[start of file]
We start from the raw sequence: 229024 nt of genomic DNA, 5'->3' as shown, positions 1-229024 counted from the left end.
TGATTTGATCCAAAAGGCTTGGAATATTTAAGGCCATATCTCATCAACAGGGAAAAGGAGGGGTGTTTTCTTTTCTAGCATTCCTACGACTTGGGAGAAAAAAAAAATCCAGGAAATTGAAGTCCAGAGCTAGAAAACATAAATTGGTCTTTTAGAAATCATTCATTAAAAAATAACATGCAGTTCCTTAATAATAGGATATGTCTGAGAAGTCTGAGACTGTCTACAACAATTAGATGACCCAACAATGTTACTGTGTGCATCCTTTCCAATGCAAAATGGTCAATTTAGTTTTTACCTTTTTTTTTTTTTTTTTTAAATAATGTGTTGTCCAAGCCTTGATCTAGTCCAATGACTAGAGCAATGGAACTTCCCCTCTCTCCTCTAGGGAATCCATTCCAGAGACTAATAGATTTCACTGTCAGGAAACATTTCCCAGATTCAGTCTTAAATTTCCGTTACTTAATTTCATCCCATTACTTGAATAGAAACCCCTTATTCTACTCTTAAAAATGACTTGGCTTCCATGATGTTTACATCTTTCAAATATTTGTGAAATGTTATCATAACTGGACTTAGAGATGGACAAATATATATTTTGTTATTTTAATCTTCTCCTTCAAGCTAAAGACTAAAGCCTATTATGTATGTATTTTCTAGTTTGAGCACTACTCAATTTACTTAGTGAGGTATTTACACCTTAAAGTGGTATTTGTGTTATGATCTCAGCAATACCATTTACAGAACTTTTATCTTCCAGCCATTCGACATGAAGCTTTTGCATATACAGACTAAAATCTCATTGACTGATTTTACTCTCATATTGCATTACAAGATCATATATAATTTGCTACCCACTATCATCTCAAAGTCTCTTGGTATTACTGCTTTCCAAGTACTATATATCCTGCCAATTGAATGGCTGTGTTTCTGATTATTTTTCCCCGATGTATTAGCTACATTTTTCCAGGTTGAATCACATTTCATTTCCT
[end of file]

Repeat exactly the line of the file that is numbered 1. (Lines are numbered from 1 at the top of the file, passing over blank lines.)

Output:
We start from the raw sequence: 229024 nt of genomic DNA, 5'->3' as shown, positions 1-229024 counted from the left end.